Now I’ve heard these rumors before, as they have been around since the Saturn days. PlayStation-loving publications have been longing for the day they can play VF2 on their lovely gray box. Unfortunately, it was just confirmed this week that these rumors are the truth.

In other words….SEGA SOLD OUT! And all I can ask is why?

As I mentioned before, I have seen people sell out before. Bret Hart sold out to WCW because of a little tirade he had with Shawn Michaels and Vince McMahon. Metallica sold out their fans because they download their music on Napster. Alex Rodriguez is given $252 million to play for the Texas Rangers. And now, Sega is getting paid off to develop for Gamecube, X-Box, and (gasp) PlayStation2.

But what Sega doesn’t realize is by doing this, they have thrown a rusty knife in the back of EVERY loyal Dreamcast owner. We, who have spilled blood and sweat to make the Dreamcast the system it was: the best Sega system since the Genesis, are screwed. We who waited impatiently for the next great online title that cannot (as of this writing) be played on the PS2.

But apparently to Sega, fanbase loyalty don’t mean crap.

Just like the other sell outs I mentioned, it seems as if all Sega cares about is the almighty dollar. We know that if Dreamcast faired better in Japan, this would not have happened. I can only guess that Japanese gamers would not know a quality title if it reached out and bit them in the ass. Why the hell hasn’t Jet Grind Radio sold more than it did? Why hasn’t Soul Calibur received a sequel, which it rightfully deserved? (Watch it come out for the PS2 as a result.) I’m sure the reason the Dreamcast didn’t sell well in Japan is because it didn’t have nerd-centric RPGs with spells that last up to 5 minutes (Sephiroth’s Super Nova sound familiar) or dating simulators (since publishers know that Japanese gamers will never get laid in their entire lives). I can only say that the Japanese gamers know absolutely NOTHING about originality!

I’m sure there are a couple people reading this, and they are probably going to tell me "calm down…you already own a PS2, don’t you?"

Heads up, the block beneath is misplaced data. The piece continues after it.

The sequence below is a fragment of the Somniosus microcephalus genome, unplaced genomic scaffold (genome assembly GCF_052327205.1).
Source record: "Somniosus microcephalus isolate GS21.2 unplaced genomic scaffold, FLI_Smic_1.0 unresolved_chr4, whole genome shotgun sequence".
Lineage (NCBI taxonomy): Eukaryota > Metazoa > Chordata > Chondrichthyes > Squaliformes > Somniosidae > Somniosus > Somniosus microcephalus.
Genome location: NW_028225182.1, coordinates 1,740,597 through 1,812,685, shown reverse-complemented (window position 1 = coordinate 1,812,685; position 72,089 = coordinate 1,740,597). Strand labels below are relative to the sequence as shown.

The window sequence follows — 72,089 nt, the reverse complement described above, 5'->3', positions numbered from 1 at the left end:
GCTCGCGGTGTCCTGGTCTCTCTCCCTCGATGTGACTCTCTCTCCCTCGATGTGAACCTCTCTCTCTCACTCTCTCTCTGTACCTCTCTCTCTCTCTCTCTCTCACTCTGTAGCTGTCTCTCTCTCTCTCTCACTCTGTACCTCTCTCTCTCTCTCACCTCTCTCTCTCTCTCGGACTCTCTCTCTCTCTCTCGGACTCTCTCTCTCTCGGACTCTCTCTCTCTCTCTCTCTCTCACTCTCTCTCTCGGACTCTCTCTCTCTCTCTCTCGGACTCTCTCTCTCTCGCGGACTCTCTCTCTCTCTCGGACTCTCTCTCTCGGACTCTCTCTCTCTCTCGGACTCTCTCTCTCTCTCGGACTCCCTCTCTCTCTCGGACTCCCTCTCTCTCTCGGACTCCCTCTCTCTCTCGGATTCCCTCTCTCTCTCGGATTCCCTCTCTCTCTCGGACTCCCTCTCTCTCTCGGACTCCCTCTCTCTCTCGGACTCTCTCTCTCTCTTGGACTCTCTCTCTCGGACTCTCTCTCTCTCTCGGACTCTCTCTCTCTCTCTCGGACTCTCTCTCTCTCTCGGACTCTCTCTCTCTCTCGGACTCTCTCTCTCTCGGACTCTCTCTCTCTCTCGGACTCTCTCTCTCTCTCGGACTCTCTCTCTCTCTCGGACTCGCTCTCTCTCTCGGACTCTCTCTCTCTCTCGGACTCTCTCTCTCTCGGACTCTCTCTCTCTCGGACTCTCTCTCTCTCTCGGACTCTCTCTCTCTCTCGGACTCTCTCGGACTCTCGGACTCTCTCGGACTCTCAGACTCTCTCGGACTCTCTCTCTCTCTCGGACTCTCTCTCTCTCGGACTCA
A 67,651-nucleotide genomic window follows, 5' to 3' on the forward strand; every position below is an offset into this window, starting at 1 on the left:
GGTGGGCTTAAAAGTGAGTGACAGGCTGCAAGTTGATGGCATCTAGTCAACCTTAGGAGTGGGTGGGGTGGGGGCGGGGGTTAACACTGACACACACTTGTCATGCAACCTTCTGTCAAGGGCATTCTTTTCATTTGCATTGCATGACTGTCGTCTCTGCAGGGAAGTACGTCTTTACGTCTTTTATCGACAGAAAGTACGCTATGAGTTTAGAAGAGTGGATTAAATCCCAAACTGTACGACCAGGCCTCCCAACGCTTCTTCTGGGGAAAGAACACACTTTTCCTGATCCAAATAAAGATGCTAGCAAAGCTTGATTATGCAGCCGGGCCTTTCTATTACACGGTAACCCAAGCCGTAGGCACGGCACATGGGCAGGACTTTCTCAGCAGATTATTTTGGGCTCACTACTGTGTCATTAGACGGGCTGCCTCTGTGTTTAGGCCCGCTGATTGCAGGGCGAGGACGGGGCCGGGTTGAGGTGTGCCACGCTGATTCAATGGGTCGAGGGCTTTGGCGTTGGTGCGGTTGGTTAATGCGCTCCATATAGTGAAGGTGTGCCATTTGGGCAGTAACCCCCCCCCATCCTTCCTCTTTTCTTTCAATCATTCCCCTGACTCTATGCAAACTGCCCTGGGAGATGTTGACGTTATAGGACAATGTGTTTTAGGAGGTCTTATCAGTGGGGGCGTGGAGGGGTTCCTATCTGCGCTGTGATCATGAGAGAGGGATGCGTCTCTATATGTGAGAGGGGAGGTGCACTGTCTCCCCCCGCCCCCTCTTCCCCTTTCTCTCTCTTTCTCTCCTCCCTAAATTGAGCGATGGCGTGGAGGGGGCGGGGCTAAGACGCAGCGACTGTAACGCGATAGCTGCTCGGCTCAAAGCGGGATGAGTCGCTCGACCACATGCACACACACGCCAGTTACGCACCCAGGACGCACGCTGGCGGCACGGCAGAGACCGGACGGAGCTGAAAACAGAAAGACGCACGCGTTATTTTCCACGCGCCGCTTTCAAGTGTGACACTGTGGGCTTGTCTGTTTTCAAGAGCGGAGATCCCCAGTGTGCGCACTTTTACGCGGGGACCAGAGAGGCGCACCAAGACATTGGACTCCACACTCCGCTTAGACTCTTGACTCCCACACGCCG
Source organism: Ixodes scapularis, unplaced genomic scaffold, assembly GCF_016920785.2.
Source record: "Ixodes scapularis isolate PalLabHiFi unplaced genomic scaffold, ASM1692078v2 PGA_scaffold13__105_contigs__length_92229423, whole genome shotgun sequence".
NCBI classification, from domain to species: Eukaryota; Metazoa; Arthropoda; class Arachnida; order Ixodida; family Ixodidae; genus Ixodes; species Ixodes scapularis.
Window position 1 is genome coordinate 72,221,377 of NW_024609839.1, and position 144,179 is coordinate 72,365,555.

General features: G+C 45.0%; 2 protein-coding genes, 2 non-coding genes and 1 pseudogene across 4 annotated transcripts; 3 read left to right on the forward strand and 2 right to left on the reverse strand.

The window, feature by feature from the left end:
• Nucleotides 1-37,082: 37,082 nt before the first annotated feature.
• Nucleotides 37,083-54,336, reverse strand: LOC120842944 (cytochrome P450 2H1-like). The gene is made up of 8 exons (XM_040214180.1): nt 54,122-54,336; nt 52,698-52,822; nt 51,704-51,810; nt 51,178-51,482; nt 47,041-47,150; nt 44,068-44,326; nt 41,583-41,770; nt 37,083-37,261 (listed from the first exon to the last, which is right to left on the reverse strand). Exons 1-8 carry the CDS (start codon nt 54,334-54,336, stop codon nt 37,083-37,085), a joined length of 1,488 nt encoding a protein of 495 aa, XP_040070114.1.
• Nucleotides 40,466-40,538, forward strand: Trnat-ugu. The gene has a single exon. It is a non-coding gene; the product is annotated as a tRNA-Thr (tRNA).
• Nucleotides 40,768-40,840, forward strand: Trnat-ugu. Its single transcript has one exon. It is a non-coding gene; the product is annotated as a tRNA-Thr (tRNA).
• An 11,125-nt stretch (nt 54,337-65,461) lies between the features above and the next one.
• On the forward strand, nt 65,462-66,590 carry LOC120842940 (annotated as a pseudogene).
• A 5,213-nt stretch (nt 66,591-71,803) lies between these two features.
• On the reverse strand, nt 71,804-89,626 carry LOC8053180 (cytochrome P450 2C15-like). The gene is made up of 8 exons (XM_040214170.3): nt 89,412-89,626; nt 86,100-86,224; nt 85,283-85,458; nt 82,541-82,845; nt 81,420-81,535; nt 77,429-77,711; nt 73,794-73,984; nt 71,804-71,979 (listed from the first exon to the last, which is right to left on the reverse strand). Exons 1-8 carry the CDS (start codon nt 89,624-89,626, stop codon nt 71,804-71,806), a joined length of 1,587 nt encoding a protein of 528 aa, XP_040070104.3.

That’s not the damn point! I find it unfair that I spend my hard-earned money to buy a Dreamcast (believe it or not, we don’t get systems sent to us, we have to BUY them), only to have the developer stop production to go third party.

Also, don’t give me any of that crap that Dreamcast technology has been sold to Pace for a self-top box which will NOT be able to play GD-ROMS. Instead, we’ll have to download the damn games to play them.

Additionally, I don’t trust Sega’s "commitment" towards the Dreamcast for the remainder of this year. I’ve seen commitments like this fall through to the gutter right when they begin, and I can only predict that the 100 "promised Dreamcast titles" will be scrapped by mid-summer. Only E3 will tell.

In conclusion, I like to relate this whole Sega Sells Out philosophy to the final episode of Survivor; more specifically, the Susan Hawk "snake" and "rat" speech. In this case, we have Sega, the "rat," stealing their loyalty from the hardcore Sega fans, the "snakes." And just like Susan said, I only hope that once again Nature will take its course, and the snake eats the rat. It will be up to the fans to pay Sega back for what they did.

Thank you, Peter Moore, and everyone else at Sega, for stabbing us in the back!